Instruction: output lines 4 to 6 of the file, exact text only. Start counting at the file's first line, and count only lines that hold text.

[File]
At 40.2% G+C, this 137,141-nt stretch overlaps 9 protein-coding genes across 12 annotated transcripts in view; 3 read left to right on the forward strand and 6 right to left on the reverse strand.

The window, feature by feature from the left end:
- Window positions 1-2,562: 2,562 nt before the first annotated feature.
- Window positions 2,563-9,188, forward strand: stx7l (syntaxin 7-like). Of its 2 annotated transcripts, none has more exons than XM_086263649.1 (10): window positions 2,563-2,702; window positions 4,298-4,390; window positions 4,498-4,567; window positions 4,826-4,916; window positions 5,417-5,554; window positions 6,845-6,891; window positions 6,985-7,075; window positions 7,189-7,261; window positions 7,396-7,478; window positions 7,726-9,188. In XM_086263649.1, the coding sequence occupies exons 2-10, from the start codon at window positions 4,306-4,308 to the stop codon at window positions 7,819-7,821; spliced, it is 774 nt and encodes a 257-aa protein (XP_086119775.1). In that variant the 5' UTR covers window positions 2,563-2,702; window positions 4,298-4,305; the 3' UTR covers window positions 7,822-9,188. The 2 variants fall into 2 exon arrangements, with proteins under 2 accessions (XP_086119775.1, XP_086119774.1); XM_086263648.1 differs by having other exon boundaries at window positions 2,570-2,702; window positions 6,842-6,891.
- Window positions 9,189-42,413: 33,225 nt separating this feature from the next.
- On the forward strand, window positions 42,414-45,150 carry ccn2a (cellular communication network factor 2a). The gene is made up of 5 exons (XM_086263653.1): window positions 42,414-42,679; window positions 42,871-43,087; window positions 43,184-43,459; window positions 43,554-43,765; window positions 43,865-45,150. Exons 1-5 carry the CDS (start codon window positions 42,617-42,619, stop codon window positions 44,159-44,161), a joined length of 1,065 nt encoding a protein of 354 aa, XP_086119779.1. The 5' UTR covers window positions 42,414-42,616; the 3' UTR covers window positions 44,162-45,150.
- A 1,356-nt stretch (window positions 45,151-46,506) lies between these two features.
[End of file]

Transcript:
- Window positions 2,563-9,188, forward strand: stx7l (syntaxin 7-like). Of its 2 annotated transcripts, none has more exons than XM_086263649.1 (10): window positions 2,563-2,702; window positions 4,298-4,390; window positions 4,498-4,567; window positions 4,826-4,916; window positions 5,417-5,554; window positions 6,845-6,891; window positions 6,985-7,075; window positions 7,189-7,261; window positions 7,396-7,478; window positions 7,726-9,188. In XM_086263649.1, the coding sequence occupies exons 2-10, from the start codon at window positions 4,306-4,308 to the stop codon at window positions 7,819-7,821; spliced, it is 774 nt and encodes a 257-aa protein (XP_086119775.1). In that variant the 5' UTR covers window positions 2,563-2,702; window positions 4,298-4,305; the 3' UTR covers window positions 7,822-9,188. The 2 variants fall into 2 exon arrangements, with proteins under 2 accessions (XP_086119775.1, XP_086119774.1); XM_086263648.1 differs by having other exon boundaries at window positions 2,570-2,702; window positions 6,842-6,891.
- Window positions 9,189-42,413: 33,225 nt separating this feature from the next.
- On the forward strand, window positions 42,414-45,150 carry ccn2a (cellular communication network factor 2a). The gene is made up of 5 exons (XM_086263653.1): window positions 42,414-42,679; window positions 42,871-43,087; window positions 43,184-43,459; window positions 43,554-43,765; window positions 43,865-45,150. Exons 1-5 carry the CDS (start codon window positions 42,617-42,619, stop codon window positions 44,159-44,161), a joined length of 1,065 nt encoding a protein of 354 aa, XP_086119779.1. The 5' UTR covers window positions 42,414-42,616; the 3' UTR covers window positions 44,162-45,150.